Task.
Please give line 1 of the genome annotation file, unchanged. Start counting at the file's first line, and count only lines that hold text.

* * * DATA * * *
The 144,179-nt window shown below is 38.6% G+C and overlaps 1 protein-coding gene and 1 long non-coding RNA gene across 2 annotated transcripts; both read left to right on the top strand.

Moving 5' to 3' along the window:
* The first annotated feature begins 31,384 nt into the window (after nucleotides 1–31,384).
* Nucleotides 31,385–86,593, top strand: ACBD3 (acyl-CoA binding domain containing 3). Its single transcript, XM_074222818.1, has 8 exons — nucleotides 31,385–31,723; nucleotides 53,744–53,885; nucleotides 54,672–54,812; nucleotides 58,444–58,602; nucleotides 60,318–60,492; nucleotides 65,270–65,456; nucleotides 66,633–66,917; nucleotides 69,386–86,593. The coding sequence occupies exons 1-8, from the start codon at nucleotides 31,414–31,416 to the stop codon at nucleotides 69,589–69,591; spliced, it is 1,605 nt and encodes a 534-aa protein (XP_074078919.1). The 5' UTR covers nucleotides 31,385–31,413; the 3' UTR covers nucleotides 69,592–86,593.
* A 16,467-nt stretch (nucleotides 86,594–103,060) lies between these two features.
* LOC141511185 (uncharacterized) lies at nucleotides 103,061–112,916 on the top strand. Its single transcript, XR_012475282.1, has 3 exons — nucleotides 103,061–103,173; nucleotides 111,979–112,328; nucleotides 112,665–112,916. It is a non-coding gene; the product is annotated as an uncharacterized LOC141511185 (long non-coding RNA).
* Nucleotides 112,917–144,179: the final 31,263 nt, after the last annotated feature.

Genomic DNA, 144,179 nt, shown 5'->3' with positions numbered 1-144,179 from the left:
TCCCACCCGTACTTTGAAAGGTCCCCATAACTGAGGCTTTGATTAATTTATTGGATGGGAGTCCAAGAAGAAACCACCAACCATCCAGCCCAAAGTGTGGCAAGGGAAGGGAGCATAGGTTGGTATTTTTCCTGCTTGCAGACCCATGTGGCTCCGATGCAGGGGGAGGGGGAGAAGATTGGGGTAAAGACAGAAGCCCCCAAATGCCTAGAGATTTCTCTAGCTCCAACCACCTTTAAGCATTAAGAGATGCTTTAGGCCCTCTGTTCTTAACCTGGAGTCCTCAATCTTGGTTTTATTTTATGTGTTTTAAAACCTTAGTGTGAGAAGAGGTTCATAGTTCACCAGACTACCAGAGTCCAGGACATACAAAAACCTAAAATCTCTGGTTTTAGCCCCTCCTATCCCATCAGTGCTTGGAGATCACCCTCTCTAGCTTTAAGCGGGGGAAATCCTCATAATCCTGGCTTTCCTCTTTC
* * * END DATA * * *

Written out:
The 144,179-nt window shown below is 38.6% G+C and overlaps 1 protein-coding gene and 1 long non-coding RNA gene across 2 annotated transcripts; both read left to right on the top strand.